Python is a somewhat unpopular language that is often compared to Perl (from people who know it exists). So what exactly is Python - it is a scripting language, this means it is interpreted rather than compiled, so it saves time during debugging and early development.
Python is a high level language - this means that you can write big programs very fast and easier than with low level languages like C/C++.
You can download it for free from Python's website, it is Open Source so you can even modify it's source, at least if you know C. There is a source version and also precompiled binaries for both Linux and Windows.
If you want to install the Windows version you just run the graphic installer and select some options. If you compile it for Linux/Unix you'll have to do the usual three steps to complete it:
./configure make make install
The last one usually requires to be run as root, you may also want to compile tk-inter support in,
If you want to check something simple run the Python interpreter by typing
following a shortcut (Windows). The interpreter isn't very useful for large pieces of code so generally
you would want to use your favorite text editor to create the scripts and then execute them.
This depends on your OS:
#!/usr/bin/env pythonat the top of the script and do
chmod +x foobar.py. If you want to run the script as a CGI (from a webserver) you should better use
#!/usr/bin/python, depending on the system configuration.
cmd.exe, if the
.pyextension is registered from the Python interpreter you can go with typing the filename.
python foobar.pyif the python binary is in your path.
What editor do you use for writing the scripts doesn't really matter although one with syntax highlighting is preferred. I only know one editor for Windows/Linux: it is SciTE, and one which is Unix only - Kate or its predecessor KWrite (both bundled with KDE).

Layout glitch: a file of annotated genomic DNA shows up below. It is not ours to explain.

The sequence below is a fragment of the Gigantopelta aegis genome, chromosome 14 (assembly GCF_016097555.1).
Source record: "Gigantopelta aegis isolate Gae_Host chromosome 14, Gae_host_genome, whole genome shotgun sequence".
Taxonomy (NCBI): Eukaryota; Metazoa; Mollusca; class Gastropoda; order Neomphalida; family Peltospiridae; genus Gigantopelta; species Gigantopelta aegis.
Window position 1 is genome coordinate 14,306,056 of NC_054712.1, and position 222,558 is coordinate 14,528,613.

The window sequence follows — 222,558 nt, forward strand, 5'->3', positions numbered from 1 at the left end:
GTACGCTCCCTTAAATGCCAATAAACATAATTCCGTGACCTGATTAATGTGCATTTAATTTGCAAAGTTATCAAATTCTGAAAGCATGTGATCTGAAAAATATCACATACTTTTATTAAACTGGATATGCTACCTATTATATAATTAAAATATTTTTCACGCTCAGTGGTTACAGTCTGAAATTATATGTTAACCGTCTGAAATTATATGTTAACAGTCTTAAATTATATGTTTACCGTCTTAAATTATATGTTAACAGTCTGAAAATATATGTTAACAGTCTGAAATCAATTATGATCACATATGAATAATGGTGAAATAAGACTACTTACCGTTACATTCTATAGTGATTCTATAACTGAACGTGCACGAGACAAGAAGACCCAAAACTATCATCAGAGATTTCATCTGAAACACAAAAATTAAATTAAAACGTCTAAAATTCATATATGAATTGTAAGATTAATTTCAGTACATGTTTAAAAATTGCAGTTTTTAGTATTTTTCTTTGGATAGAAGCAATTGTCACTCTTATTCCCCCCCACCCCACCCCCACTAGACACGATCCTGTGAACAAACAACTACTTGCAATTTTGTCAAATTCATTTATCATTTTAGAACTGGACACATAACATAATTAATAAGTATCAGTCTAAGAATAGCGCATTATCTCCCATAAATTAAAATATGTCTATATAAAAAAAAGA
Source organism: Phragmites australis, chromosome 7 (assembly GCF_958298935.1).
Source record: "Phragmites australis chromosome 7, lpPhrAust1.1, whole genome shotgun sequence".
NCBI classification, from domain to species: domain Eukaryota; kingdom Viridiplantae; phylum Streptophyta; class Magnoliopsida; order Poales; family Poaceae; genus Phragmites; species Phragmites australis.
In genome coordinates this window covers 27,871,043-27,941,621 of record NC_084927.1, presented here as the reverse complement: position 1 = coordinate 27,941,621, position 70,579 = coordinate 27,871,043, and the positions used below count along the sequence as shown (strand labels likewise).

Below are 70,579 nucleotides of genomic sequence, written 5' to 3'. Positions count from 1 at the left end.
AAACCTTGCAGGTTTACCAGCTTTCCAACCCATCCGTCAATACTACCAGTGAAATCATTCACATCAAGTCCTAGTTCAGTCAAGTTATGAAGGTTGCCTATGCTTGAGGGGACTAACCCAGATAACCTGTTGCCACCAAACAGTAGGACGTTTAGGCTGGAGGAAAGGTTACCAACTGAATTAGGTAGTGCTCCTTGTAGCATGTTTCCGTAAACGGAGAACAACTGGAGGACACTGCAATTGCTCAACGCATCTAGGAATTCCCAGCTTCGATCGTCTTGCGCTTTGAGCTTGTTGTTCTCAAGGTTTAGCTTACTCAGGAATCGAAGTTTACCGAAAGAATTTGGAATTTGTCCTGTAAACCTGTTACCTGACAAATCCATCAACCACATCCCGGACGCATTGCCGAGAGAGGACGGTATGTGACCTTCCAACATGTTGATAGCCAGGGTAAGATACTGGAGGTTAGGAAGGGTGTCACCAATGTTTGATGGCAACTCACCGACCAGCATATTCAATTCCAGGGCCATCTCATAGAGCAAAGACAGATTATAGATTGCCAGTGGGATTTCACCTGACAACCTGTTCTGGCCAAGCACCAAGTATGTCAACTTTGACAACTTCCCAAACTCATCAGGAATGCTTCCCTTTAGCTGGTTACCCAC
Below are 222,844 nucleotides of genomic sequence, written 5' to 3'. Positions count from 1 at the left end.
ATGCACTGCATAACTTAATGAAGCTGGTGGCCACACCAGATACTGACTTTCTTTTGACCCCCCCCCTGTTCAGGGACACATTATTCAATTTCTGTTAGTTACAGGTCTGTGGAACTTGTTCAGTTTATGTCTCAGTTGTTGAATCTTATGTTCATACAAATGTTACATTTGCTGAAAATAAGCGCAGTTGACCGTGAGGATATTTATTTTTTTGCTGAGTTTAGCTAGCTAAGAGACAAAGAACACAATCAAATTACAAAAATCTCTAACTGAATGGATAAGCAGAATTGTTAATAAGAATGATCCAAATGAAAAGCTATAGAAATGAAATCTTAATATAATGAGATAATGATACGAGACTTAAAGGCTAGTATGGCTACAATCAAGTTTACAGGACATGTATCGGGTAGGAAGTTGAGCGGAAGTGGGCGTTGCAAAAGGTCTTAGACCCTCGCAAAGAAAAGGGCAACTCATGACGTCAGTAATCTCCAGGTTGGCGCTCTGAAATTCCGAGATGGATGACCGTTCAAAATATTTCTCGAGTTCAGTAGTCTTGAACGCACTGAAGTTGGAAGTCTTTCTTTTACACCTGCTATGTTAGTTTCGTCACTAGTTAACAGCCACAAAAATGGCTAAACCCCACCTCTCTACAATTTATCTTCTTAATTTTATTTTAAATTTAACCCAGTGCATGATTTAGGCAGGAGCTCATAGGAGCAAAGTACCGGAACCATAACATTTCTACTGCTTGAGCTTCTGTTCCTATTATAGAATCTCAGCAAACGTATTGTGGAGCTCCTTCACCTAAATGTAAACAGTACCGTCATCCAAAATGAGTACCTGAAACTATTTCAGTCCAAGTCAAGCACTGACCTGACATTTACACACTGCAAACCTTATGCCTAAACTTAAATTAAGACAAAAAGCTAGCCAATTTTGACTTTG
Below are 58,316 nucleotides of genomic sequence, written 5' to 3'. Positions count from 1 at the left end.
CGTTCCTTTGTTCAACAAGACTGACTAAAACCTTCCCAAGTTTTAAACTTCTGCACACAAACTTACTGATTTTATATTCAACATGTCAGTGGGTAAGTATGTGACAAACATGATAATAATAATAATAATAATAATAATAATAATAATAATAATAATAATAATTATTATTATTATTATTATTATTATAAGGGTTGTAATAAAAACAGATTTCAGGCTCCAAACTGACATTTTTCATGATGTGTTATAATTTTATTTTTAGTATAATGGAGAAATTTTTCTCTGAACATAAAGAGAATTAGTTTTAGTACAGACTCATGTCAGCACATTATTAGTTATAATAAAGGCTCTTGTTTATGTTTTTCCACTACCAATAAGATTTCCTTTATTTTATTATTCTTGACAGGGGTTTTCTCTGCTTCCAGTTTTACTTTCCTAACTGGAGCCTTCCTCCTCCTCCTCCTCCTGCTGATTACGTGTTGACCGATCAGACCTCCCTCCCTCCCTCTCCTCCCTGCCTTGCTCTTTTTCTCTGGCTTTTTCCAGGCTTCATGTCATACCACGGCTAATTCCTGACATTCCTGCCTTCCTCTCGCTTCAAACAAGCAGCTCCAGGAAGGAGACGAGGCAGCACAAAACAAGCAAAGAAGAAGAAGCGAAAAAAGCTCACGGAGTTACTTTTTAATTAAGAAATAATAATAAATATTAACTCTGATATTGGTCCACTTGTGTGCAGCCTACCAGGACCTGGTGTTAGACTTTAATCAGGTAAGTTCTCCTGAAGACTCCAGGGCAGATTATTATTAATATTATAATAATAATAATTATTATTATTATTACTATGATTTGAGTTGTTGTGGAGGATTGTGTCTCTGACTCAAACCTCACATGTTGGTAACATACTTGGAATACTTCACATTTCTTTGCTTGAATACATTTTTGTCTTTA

Only one thing before that in other languages statements are separated by braces and such - Python identifies statements by indentation only.
#!/usr/bin/env python # This is a comment # comments can span one line only print 'Hello world!' print "Hello world!"
You can delimit strings with single or double quotes - it doesn't make any difference to Python. If you want to write a string on more than one line you can escape the end of the line with a backslash:
foo = "I'm a very long string which spans multiple lines" print foo
or use HereDoc syntax with """ or ''':
foo = """I am a really long comment but it doesn't matter no backslashes are needed """
You can also access directly single characters or slices from a string
foo = "Hello" print foo # outputs "e" since indexing starts at 0 print foo[1:] # ello print foo[-1:] # o print foo[2:4] # ll
if 1 == 2 : print 'One equals two' else : print 'One does not equal two'
As you have noticed no braces are used, just indent, this promotes readable code.
if 1 < 2 : print 'One is lesser than two' elif 1 > 2 : print 'One is greater than two'
for i in range(0, 10) : if i % 2 == 0 : print i, 'is an even number' else : print i, 'is an odd number'
This example will loop through the numbers from 0 to 10 and test if the number is odd or even.
The modulus operator (
%) is used to calculate the remainder from dividing the
number by two.
The same example can be rewritten also with a while loop.
i = 0 while i <= 10 : if i % 2 == 0 : print str(i) + ' is an even number' else : print str(i) + ' is an odd number' i += 1 i = 'Hello world' print i
This example also shows that even though Python's variables are loosely typed (you can assign any type of data to a single variable), you have to convert them to a single type if you want to operate on different kind of variables.
To save the space that
import sys print sys.argv # prints the filename of your script print sys.argv # and the first parameter print sys.argv[1:] # or all parameters
If you want to pass parameters from the command line you will need the
which is imported on the first line of the example. The module defines the
which contains the arguments to the script.
Lists in Python are something similar to arrays in other languages yet Python has arrays also, which
are more functional than lists so if you want to use arrays you would have to import the